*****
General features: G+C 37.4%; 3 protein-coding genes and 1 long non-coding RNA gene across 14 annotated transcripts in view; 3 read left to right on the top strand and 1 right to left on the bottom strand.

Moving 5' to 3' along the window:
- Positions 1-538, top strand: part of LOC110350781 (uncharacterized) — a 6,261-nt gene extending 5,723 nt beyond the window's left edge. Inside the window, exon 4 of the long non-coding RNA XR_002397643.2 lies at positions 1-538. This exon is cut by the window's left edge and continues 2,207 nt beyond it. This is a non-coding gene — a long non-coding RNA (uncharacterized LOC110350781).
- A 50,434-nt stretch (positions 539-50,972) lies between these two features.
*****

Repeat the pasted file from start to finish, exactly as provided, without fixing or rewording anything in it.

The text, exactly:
General features: G+C 37.4%; 3 protein-coding genes and 1 long non-coding RNA gene across 14 annotated transcripts in view; 3 read left to right on the top strand and 1 right to left on the bottom strand.

Moving 5' to 3' along the window:
- Positions 1-538, top strand: part of LOC110350781 (uncharacterized) — a 6,261-nt gene extending 5,723 nt beyond the window's left edge. Inside the window, exon 4 of the long non-coding RNA XR_002397643.2 lies at positions 1-538. This exon is cut by the window's left edge and continues 2,207 nt beyond it. This is a non-coding gene — a long non-coding RNA (uncharacterized LOC110350781).
- A 50,434-nt stretch (positions 539-50,972) lies between these two features.